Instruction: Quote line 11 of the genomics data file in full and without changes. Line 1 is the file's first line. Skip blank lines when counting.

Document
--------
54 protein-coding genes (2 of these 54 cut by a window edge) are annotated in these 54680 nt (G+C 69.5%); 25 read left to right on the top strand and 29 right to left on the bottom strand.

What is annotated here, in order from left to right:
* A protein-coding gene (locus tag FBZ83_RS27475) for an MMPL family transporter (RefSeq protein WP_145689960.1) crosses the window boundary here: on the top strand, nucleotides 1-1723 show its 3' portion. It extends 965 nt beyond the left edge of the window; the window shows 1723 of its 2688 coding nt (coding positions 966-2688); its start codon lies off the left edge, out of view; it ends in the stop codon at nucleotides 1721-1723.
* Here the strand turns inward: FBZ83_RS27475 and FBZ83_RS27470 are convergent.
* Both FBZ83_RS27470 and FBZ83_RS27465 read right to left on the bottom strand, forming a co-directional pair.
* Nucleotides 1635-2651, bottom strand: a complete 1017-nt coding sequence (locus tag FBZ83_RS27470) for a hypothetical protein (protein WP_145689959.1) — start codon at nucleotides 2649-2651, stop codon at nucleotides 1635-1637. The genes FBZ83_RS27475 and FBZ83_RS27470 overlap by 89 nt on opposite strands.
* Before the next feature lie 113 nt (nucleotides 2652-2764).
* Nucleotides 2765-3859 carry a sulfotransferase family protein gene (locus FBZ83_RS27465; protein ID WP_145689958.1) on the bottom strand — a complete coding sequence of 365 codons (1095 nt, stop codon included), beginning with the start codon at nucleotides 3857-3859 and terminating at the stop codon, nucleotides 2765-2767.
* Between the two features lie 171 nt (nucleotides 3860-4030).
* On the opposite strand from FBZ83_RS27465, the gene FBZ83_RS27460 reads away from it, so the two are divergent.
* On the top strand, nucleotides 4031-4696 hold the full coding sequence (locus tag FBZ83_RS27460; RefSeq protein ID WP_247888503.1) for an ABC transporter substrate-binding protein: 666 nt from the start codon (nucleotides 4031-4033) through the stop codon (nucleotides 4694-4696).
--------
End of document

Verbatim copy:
* On the top strand, nucleotides 4031-4696 hold the full coding sequence (locus tag FBZ83_RS27460; RefSeq protein ID WP_247888503.1) for an ABC transporter substrate-binding protein: 666 nt from the start codon (nucleotides 4031-4033) through the stop codon (nucleotides 4694-4696).